Why I think Isle of the Dead is a scarier film, if not necessarily a more coherent one, is a result of Lewton’s visual understatement, with the aid of director Mark Robson and DP Jack MacKenzie. The film contains ultra low-key lighting, and when the supposed “vorvolaka” does appear, in a harrowing sequence of live burial, fleeting tulle garments, and tridents shoved into chests – it’s conveyed through terrifying glimpses.

It’s miraculous the film has the power it does, considering the difficulties during production. Karloff required spinal surgery after eight days of shooting, shutting down the production for months. In the interim, Lewton knocked off the delightful Body Snatcher, and when the shoot picked up again, the script was scrapped and re-made somewhat on the fly. No one on the production was happy with the finished product (future Lewton-ites aside), until perhaps the notices came rolling in, when James Agee called it “one of the best horror movies ever made.” It also affected a young Scorsese, who in an oft-recalled anecdote, remembers running out of the theater as a kid in sheer terror before the end, too scared to continue.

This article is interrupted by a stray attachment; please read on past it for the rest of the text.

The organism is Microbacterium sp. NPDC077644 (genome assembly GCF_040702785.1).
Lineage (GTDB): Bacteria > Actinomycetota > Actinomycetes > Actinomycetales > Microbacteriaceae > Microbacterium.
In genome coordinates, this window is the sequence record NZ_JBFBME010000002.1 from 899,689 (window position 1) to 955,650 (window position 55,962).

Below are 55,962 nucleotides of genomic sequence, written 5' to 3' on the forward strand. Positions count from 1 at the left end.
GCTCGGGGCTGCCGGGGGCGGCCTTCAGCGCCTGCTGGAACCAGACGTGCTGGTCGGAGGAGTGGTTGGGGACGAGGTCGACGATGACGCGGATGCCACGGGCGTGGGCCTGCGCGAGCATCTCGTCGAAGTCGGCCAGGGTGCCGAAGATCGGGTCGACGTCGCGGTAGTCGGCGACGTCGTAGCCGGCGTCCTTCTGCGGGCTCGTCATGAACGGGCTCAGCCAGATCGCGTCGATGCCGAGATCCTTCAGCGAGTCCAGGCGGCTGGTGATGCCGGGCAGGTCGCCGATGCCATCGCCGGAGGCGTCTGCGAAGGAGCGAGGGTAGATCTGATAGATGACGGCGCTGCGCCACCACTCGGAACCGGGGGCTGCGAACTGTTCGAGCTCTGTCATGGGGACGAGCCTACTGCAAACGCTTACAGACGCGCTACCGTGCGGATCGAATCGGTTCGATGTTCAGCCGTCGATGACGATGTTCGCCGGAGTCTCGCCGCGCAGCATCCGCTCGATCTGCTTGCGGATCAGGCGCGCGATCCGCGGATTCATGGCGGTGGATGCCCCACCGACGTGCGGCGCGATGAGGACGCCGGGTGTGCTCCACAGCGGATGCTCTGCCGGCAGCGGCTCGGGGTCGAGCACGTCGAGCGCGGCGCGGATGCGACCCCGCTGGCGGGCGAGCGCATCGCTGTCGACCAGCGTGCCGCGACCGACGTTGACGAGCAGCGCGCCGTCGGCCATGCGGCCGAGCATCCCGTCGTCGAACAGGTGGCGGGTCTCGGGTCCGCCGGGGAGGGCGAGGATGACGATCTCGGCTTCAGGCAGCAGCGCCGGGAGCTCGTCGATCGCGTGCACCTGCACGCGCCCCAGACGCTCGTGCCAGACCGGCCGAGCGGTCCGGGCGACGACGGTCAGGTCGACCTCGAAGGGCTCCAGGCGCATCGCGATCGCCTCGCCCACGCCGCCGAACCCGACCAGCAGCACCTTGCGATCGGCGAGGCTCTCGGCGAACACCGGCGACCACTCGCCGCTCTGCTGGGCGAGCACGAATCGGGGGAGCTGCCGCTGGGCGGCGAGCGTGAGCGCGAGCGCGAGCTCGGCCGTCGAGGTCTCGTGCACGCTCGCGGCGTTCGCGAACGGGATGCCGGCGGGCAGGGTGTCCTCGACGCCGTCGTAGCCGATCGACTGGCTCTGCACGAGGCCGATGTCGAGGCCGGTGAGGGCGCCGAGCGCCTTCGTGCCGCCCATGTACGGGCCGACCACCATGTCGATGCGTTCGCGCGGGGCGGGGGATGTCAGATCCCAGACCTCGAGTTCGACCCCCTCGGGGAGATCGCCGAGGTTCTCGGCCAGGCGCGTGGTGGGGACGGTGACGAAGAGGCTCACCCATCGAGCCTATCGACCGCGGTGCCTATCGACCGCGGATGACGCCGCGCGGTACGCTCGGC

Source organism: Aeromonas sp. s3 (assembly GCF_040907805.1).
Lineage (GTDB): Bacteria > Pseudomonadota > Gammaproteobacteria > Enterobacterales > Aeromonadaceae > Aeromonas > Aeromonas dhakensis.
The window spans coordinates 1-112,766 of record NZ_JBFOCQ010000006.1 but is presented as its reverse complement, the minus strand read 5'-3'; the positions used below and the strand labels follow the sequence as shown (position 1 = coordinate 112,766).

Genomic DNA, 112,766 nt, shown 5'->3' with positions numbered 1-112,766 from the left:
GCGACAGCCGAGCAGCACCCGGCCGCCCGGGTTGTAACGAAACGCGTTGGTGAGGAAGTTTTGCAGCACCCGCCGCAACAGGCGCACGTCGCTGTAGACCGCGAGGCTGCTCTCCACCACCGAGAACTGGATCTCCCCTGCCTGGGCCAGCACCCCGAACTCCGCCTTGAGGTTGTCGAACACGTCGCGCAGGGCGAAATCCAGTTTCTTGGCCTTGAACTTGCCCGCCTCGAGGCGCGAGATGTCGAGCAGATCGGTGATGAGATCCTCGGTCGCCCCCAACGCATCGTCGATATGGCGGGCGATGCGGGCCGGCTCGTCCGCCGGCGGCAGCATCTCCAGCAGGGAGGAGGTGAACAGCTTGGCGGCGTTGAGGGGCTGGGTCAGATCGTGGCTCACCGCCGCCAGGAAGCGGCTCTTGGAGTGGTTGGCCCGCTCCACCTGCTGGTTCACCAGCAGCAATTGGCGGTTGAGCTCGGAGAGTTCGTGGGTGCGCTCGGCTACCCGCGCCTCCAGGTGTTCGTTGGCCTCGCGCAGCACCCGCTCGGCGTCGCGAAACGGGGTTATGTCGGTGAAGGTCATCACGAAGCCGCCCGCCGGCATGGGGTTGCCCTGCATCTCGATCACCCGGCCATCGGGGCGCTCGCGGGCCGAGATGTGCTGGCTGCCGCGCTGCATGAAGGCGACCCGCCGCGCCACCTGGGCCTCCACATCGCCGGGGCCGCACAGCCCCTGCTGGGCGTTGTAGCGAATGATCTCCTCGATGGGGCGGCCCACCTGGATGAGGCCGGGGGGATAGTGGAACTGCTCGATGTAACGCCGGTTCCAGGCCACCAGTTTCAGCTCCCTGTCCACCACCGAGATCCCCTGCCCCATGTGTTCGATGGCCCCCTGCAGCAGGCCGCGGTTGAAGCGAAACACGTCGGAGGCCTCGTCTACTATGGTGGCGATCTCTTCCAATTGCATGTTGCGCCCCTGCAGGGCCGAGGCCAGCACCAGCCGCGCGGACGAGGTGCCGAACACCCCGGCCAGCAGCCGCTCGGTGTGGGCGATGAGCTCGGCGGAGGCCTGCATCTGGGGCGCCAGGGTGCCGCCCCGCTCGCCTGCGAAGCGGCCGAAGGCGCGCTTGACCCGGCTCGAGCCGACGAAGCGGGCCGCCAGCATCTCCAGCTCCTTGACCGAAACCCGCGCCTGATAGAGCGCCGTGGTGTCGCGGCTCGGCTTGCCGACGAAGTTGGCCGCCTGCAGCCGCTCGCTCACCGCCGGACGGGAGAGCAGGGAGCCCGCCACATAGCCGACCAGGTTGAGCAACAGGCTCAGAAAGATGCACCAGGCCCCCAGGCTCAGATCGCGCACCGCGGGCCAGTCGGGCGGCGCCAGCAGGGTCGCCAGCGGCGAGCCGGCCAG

In any case Karloff and Lewton were a good match, as Karloff’s intro to the short story collection Tales of Terror attests:

The mightiest weapon of the terror tale is the power of suggestion – the skill to take the reader by means of that power into an atmosphere where even the incredible seems credible.